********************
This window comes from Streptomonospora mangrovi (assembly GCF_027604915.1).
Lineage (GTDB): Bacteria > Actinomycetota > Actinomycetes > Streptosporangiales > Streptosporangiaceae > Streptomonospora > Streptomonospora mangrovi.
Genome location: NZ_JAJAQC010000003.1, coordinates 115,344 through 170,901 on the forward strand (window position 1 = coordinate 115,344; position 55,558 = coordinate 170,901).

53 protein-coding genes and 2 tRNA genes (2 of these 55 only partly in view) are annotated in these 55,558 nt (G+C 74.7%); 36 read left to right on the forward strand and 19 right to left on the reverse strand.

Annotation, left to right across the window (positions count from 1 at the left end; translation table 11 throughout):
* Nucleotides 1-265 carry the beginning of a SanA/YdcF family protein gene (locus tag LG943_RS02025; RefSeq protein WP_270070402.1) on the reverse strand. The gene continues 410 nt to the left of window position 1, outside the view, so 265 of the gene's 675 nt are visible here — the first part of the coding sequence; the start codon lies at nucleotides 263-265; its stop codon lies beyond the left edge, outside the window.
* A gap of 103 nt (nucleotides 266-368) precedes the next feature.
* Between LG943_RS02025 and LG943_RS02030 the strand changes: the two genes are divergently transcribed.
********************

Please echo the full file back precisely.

This window comes from Streptomonospora mangrovi (assembly GCF_027604915.1).
Lineage (GTDB): Bacteria > Actinomycetota > Actinomycetes > Streptosporangiales > Streptosporangiaceae > Streptomonospora > Streptomonospora mangrovi.
Genome location: NZ_JAJAQC010000003.1, coordinates 115,344 through 170,901 on the forward strand (window position 1 = coordinate 115,344; position 55,558 = coordinate 170,901).

53 protein-coding genes and 2 tRNA genes (2 of these 55 only partly in view) are annotated in these 55,558 nt (G+C 74.7%); 36 read left to right on the forward strand and 19 right to left on the reverse strand.

Annotation, left to right across the window (positions count from 1 at the left end; translation table 11 throughout):
* Nucleotides 1-265 carry the beginning of a SanA/YdcF family protein gene (locus tag LG943_RS02025; RefSeq protein WP_270070402.1) on the reverse strand. The gene continues 410 nt to the left of window position 1, outside the view, so 265 of the gene's 675 nt are visible here — the first part of the coding sequence; the start codon lies at nucleotides 263-265; its stop codon lies beyond the left edge, outside the window.
* A gap of 103 nt (nucleotides 266-368) precedes the next feature.
* Between LG943_RS02025 and LG943_RS02030 the strand changes: the two genes are divergently transcribed.